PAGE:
Let's be blunt:

In the vast majority of situations where schools have been negligent, that negligence does not translate into being a viable lawsuit against the school.

The reasons for this are several, such as the inability to prove that the school was, or should have been, aware of the impending danger to the student (in legalese, "notice"), but one reason in particular tends to crop up with great frequency - and is, at least in my view and experience - the predominant factor as to why, in most instances, schools' negligence doesn't mean there's a lawsuit that is worth the time and financial investment. (Parenthetically, what follows is also true with regard to other types of personal injury cases, such as trip and fall or car accident cases, but in my experience, the problem I'm addressing here tends to arise far more frequently in the school negligence context). 

Stated differently, we're not talking about a particular mistake that may ruin your case - it's that absent this specific factor, there is no case there to begin with.

You Can't Have a Viable School Negligence Case Without This

At its core, it boils down to one threshold issue:

If the student did not sustain a truly serious injury.

To be perfectly clear, I'm not suggesting that parents don't have the right to be hopping mad at their kids' schools for the way they handle various situations, such as not calling the parents when their child is injured, or taking the child's temperature when they've suffered a broken arm, and just sending them back to class (yes, I've gotten LOTS of those kinds of calls - and yes, it's happened with several of my own kids), or, even worse, that the school lost track of your special needs child for several hours (and I've gotten a few of those kinds of calls as well); it's just that these failures on the part of the school, standing alone, don't rise to a level that warrants a full-blown lawsuit.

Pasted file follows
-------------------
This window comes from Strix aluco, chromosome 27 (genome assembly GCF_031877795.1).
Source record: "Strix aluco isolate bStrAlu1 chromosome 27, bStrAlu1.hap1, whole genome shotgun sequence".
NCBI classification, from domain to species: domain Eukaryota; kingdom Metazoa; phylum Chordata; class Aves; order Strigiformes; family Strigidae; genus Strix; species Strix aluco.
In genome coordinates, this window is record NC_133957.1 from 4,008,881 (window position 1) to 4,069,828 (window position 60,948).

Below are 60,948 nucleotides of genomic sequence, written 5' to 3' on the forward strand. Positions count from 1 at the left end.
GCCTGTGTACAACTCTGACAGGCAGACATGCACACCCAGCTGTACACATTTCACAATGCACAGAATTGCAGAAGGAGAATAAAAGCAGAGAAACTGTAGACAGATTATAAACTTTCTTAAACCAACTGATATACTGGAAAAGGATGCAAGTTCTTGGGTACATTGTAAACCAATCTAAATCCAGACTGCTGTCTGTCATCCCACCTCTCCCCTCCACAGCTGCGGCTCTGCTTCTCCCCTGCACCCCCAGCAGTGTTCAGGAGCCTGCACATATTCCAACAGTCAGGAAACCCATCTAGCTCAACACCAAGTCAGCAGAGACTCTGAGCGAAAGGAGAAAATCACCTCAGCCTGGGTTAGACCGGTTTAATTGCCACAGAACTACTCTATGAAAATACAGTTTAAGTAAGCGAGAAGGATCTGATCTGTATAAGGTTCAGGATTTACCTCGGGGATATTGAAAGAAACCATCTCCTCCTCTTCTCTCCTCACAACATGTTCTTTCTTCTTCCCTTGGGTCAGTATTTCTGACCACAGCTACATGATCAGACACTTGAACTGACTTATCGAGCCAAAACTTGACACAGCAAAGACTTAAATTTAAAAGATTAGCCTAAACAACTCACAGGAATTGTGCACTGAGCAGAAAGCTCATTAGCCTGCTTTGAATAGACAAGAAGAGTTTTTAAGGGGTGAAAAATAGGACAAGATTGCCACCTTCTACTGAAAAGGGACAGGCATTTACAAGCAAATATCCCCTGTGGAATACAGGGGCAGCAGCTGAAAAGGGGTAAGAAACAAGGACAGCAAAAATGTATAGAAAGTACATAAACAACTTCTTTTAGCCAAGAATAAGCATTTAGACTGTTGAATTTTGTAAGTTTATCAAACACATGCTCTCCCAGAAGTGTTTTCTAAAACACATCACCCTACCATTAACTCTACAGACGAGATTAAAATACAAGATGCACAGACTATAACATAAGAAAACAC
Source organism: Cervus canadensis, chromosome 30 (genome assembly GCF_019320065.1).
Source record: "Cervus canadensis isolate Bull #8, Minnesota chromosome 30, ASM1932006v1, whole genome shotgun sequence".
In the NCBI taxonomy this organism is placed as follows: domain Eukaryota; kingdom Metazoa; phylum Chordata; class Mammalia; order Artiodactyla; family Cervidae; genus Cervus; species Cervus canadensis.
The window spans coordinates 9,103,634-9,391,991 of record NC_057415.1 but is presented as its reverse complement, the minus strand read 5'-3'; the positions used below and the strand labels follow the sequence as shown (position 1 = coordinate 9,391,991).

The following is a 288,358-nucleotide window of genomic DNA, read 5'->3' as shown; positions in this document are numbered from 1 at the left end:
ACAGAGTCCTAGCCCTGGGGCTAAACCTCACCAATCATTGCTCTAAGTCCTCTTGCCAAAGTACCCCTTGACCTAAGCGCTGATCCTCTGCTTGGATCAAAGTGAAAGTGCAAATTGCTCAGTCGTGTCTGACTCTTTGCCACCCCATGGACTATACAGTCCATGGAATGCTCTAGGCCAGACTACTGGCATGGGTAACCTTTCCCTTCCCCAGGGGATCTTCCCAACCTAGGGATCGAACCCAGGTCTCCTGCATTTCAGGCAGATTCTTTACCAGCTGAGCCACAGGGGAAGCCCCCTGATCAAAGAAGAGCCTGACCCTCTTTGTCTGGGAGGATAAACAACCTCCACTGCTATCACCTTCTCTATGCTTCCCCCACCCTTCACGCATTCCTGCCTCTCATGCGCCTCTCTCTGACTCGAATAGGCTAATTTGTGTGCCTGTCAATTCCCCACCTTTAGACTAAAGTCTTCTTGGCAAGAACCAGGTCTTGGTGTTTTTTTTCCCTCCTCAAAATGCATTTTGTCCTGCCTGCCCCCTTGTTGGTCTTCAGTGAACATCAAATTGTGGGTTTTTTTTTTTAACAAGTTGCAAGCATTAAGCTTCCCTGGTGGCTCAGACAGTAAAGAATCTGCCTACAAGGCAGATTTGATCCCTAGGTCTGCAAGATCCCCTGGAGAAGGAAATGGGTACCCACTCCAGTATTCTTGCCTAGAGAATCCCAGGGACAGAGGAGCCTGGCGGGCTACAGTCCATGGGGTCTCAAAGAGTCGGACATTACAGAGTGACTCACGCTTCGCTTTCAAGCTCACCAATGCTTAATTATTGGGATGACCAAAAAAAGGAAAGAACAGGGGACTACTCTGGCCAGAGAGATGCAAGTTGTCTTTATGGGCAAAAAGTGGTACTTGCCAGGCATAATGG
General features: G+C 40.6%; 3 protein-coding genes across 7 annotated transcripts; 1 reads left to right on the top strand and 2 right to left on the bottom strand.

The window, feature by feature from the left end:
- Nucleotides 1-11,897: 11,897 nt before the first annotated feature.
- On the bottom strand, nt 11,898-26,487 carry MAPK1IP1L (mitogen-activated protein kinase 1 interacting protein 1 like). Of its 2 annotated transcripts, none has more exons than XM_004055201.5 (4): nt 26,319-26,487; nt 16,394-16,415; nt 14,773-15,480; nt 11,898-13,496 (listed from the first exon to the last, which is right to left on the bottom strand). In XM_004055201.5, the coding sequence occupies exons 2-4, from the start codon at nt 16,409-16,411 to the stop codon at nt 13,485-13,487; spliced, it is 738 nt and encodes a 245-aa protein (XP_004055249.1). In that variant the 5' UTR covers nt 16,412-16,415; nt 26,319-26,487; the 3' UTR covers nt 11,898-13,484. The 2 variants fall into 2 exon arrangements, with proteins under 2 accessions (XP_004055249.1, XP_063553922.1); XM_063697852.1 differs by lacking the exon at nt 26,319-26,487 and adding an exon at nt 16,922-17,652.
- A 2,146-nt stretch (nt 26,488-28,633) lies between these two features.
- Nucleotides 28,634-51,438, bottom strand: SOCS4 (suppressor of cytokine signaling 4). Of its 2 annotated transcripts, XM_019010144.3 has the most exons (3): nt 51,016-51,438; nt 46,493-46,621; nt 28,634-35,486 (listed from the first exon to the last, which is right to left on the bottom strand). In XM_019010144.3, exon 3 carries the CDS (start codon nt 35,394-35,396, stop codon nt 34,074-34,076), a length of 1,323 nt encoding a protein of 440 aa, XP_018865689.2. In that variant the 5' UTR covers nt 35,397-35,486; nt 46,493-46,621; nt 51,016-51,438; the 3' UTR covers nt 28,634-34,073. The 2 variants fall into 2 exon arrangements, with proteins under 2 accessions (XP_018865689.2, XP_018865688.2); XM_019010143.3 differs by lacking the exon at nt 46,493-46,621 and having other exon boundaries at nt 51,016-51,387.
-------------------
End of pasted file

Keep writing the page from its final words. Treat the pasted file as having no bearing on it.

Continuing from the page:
Here's why:

Imagine that you sue over any of the foregoing factual scenarios. At some point, you (and your lawyer) will end up in front of a judge, who will say something along these lines: 

"Mrs. Smith; I appreciate that you're extremely upset over the way your son's school handled his situation, and there is absolutely no excuse for losing track of him. After all, the school's primary responsibility is your son's safety while he is in their care.

"But I must ask you: What are your quantifiable damages as a result of what happened here? He didn't break any bones, he wasn't traumatized to the point that he needs ongoing treatment and medication, and thankfully, he didn't require corrective surgery. So, again, I must ask you:

"What are your demonstrable, provable damages?"

Absent an acute injury that resulted directly from the school's negligence, you won't have a good answer for the judge.

And that's the problem.

And it's insurmountable.

Jonathan Cooper
Connect with me
Non-Compete, Trade Secret and School Negligence Lawyer
Post A Comment